The adult in custody was transported by ambulance to a local hospital for medical and mental health care. He was discharged the next day and returned to the jail. While in custody he will continue to receive the care he needs from the Lincoln County Sheriff’s Office staff, which includes the medical team, a Pretrial Counselor, and a Jail Counselor.

The observations and quick actions of the staff working in the Lincoln County Jail on these days contributed to a positive outcome.

All Lincoln County Sheriff’s Office staff receive First Aid, AED, CPR and Narcan training from the two Registered Nurses employed in the jail.

###

Marie Gainer
Sergeant

Lincoln County Sheriff's Office
Jail Division

251 W Olive Newport, Oregon 97365
mgainer@co.lincoln.or.us

(541) 265-0717 Office


News Release
Lincoln Co. Sheriff's Office - 06/03/20 9:37 AM

On May 31st, 2020, while monitoring activity in E pod, Deputy Read heard yelling and observed an adult in custody, Brian One Feather, age 38 of Siletz, OR strike another adult in custody. 

Deputy Read called for assistance and observed One Feather attempt to strike the adult in custody again. All adults in custody were ordered to separate and One Feather was removed from the housing unit. Medical staff on duty were notified of the incident.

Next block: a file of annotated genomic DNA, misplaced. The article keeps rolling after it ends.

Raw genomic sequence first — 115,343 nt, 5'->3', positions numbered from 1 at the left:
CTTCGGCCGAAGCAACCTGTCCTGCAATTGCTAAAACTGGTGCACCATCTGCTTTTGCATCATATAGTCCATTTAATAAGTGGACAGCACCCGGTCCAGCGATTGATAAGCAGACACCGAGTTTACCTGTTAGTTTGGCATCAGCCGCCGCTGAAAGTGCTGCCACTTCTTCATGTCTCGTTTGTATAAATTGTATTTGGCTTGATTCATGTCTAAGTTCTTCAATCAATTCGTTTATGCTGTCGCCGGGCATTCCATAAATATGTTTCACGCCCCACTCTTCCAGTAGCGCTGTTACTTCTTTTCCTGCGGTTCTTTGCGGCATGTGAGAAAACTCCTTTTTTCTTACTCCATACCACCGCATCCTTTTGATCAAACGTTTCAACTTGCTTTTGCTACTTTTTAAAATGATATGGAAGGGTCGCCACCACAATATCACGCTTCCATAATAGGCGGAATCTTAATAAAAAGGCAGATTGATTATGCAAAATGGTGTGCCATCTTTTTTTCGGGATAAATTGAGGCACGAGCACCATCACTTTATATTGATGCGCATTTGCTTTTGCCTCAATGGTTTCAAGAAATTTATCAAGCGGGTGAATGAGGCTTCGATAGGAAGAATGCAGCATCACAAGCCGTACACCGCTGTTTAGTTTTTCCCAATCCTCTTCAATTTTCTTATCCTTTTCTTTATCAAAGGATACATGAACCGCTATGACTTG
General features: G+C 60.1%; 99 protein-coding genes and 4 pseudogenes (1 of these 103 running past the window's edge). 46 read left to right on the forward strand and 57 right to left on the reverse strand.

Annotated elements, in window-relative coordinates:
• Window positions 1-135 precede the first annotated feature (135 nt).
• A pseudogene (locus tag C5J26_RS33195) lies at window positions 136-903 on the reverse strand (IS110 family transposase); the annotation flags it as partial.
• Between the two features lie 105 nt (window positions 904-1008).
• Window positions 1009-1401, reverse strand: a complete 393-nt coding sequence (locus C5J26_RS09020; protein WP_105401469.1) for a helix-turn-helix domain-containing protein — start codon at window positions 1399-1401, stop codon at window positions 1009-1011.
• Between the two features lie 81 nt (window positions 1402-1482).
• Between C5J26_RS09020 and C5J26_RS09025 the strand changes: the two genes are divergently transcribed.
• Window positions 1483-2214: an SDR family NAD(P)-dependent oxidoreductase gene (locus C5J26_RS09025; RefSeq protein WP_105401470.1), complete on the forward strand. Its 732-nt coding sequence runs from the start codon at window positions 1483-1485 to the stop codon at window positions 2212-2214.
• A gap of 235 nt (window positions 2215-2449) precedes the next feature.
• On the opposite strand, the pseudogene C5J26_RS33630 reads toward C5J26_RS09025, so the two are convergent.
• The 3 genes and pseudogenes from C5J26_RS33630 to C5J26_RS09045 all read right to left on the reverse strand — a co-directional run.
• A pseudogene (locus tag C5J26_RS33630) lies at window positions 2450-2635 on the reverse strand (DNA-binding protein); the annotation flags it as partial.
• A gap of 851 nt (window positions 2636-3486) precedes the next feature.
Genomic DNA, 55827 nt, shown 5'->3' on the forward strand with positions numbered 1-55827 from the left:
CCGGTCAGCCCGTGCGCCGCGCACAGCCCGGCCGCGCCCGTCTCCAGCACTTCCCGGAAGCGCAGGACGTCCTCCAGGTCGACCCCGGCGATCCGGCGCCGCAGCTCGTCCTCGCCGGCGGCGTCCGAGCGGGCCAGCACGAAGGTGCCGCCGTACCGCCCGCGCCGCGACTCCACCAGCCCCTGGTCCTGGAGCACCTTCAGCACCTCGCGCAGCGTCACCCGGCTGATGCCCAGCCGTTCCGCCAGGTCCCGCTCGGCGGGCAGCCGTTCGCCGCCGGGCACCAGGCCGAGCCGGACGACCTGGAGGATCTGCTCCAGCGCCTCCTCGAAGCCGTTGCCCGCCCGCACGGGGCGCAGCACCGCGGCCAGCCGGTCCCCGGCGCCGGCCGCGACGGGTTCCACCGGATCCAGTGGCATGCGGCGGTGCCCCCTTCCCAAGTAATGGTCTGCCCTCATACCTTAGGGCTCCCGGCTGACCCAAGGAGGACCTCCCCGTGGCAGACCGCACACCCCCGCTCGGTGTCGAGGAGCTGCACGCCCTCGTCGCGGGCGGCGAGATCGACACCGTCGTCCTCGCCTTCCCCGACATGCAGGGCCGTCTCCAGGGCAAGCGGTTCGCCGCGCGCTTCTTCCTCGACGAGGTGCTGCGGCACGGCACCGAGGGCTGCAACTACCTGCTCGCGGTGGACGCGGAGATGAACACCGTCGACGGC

The incident was investigated by Deputy Cloud who charged One Feather with Assault IV and Harassment.

One Feather was lodged in the Lincoln County Jail on a Probation Violation on May 13th, 2020 and is currently being held on both cases.

The Lincoln County Jail has several staff members who investigate crimes within the jail such as assaults. Incidents in the jail do not always rise to the level of criminal charges. The jail has internal procedures for holding adults in custody accountable in those cases, such as loss of privileges.

###

Marie Gainer
Sergeant

Lincoln County Sheriff's Office
Jail Division

251 W Olive Newport, Oregon 97365
mgainer@co.lincoln.or.us

(541) 265-0717 Office

 


Second Update: Domestic Disturbance Leads to Officer-Involved Shooting
Washington Co. Sheriff's Office - 06/03/20 9:35 AM

 

The Washington County Major Crimes Team has identified the deceased as Robert Anthony “Jordan” Whitehead, age 26.

On 5/30/20, the Oregon State Medical Examiner’s Office completed an autopsy on Mr. Whitehead.

The following Washington County Sheriff’s Office (WCSO) personnel were involved in the incident:

  • Cpl. Micah Akin
    • Has worked for the Washington County Sheriff’s Office since 2005
  • Cpl. John Auth
    • Has worked for the Washington County Sheriff’s Office since 2015
  • Deputy Steve Nichols
    • Has worked for the Washington County Sheriff’s Office since 2003
  • Deputy Jacob Anderson
    • Has worked for the Washington County Sheriff’s Office since 2018
    • Previously worked for the Columbia County Sheriff’s Office from 2015 to 2018

All four are on modified-duty status at this time, which is standard protocol.

The investigation is ongoing, and no other details can be released at this time.


The officer-involved shooting was captured on a deputy’s body-worn camera. Washington County Major Crimes Team Investigators reviewed the video and confirmed that at the beginning of the struggle, a Taser was deployed on the knife-wielding man. The knife was a large kitchen knife. Unfortunately, the Taser was ineffective, and the struggle continued. While still brandishing the large kitchen knife, the man advanced towards deputies and was subsequently shot.